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Media Advisory

For immediate use

March 12, 2007

UNC’s Destiny traveling science learning program to visit
Beaufort, Morehead City and Havelock students this week

Media representatives are invited to experience hands-on science aboard Destiny, the University of North Carolina at Chapel Hill’s traveling science laboratory, when it visits East Carteret High School, West Carteret High School and Havelock High School this week.

Tuesday (March 13)
8 a.m. to 9:30 a.m.
East Carteret High School
3263 Highway 70, Beaufort
Students from one of Tammy Schooley’s AP biology classes will perform a lab exercise called “Biological Bodyguards” Students will examine the vital role that the body’s immune system takes to fight illness and prevent disease. Assuming the role of medical lab technicians, students will use a simulated viral extract and perform an enzyme-linked immunosorbent assay (ELISA) to screen hypothetical patients for the presence of human immunodeficiency virus (HIV).

Tuesday (March 13)
10:05 a.m. to 11:10 a.m.
11:15 a.m. to 12:45 p.m.
East Carteret High School
3263 Highway 70, Beaufort
During the same visit, students from two of Stephanie Sanders’ honors biology classes will perform a lab exercise called “Case of the Crown Jewels.” Students will assume the role of forensic scientists and perform DNA restriction analysis (popularly known as DNA fingerprinting) to analyze drops of “blood” and other kinds of evidence found at crime scenes as they determine which suspects are guilty or innocent.

Wednesday (March 14)
7:55 a.m. to 9:25 a.m.
9:50 a.m. to 11:20 a.m.
West Carteret High School
4700 Country Club Road, Morehead City
Students from two of Jackie Marsh’s AP biology classes will perform a lab exercise called “From Finches to Fishes.” Protein gel electrophoresis will be used to acquire molecular data with which students will construct an evolutionary tree for five fish species. Students will examine proteomics as the new frontier of molecular biology and its importance to understanding the structure and function of the human genome and the genomes of other organisms.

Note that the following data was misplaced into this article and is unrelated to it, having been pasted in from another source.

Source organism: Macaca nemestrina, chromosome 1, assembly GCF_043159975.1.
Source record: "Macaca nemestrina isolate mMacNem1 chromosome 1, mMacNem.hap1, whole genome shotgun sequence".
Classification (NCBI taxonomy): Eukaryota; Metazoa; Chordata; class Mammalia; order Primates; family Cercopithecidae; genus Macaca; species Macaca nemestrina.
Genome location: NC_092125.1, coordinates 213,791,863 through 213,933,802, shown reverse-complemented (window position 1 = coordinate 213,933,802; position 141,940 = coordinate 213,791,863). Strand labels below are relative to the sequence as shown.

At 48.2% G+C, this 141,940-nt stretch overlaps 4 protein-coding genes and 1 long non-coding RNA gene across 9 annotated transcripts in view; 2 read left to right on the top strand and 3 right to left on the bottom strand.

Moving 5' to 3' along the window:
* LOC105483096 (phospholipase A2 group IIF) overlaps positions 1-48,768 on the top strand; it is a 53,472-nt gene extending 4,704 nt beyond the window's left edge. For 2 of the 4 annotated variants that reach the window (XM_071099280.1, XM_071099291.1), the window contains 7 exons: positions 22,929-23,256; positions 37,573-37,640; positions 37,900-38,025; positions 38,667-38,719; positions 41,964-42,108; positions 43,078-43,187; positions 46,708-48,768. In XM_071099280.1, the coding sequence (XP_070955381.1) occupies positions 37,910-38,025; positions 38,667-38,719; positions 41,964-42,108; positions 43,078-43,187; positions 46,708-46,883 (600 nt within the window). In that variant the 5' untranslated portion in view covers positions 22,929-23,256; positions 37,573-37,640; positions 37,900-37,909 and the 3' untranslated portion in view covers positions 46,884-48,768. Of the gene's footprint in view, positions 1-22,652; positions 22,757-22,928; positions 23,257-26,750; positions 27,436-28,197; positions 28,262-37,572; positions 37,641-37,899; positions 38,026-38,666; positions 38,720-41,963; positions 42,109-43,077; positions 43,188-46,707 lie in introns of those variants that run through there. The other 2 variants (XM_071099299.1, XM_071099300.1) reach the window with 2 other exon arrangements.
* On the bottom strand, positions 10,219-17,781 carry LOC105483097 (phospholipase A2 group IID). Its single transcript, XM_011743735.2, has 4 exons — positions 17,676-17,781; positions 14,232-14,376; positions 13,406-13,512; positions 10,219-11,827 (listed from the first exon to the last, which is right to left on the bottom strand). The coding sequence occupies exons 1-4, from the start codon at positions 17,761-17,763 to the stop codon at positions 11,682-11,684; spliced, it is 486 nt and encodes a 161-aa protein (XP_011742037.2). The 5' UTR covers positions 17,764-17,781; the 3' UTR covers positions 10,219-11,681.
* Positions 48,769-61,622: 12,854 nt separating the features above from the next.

Thursday (March 15)
7:55 a.m. to 9:25 a.m.
Havelock High School
101 Webb Blvd., Havelock
Students from one of Rob Thomas’ marine biology classes will also perform “From Finches to Fishes.”

The Destiny traveling science learning program is Morehead Planetarium and Science Center’s formal science education initiative serving pre-college teachers and students across North Carolina. Destiny develops and delivers a standards-based, hands-on curriculum and teacher professional development with a team of educators and a fleet of vehicles that travel throughout the state.

Destiny and Discovery, two custom-built, 40-foot, 33,000-pound buses, bring the latest science and technology equipment to students who otherwise would not see a high-tech laboratory or what a career in science can offer. The modules described above are among 13 offered as part of Destiny’s curriculum. “Case of the Crown Jewels” is a Boston University School of Medicine CityLab module. All of Destiny’s modules are aligned with the N.C. Standard Course of Study.

The science bus is a powerful visual image that heightens public awareness of the importance of and funding necessary for quality science education. Destiny first hit the road in 2000.

For more information, go to http://www.destiny.unc.edu

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Destiny contact: Claire Bury, (919) 843-5915 or bury@unc.edu

News Services contact: Becky Oskin, (919) 962-8596 or becky_oskin@unc.edu